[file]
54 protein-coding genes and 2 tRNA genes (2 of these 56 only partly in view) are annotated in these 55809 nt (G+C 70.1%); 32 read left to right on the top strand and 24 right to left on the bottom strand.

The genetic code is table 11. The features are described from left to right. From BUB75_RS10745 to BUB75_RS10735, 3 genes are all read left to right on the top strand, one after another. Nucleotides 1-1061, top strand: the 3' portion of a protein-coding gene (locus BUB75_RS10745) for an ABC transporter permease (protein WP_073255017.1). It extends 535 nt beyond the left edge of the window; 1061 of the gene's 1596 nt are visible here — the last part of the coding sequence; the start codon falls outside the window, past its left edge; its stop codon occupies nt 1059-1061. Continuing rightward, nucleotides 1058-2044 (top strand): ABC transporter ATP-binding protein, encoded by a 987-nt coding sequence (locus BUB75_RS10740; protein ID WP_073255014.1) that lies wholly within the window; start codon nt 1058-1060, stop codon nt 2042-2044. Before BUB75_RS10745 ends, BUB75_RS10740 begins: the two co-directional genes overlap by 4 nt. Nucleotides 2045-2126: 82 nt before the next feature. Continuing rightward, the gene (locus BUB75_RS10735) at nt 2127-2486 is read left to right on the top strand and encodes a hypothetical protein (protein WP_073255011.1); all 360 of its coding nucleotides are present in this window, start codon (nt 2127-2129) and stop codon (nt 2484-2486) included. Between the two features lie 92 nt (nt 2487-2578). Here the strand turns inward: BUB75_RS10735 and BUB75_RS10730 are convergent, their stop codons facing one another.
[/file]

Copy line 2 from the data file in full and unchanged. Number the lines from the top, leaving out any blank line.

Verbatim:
The genetic code is table 11. The features are described from left to right. From BUB75_RS10745 to BUB75_RS10735, 3 genes are all read left to right on the top strand, one after another. Nucleotides 1-1061, top strand: the 3' portion of a protein-coding gene (locus BUB75_RS10745) for an ABC transporter permease (protein WP_073255017.1). It extends 535 nt beyond the left edge of the window; 1061 of the gene's 1596 nt are visible here — the last part of the coding sequence; the start codon falls outside the window, past its left edge; its stop codon occupies nt 1059-1061. Continuing rightward, nucleotides 1058-2044 (top strand): ABC transporter ATP-binding protein, encoded by a 987-nt coding sequence (locus BUB75_RS10740; protein ID WP_073255014.1) that lies wholly within the window; start codon nt 1058-1060, stop codon nt 2042-2044. Before BUB75_RS10745 ends, BUB75_RS10740 begins: the two co-directional genes overlap by 4 nt. Nucleotides 2045-2126: 82 nt before the next feature. Continuing rightward, the gene (locus BUB75_RS10735) at nt 2127-2486 is read left to right on the top strand and encodes a hypothetical protein (protein WP_073255011.1); all 360 of its coding nucleotides are present in this window, start codon (nt 2127-2129) and stop codon (nt 2484-2486) included. Between the two features lie 92 nt (nt 2487-2578). Here the strand turns inward: BUB75_RS10735 and BUB75_RS10730 are convergent, their stop codons facing one another.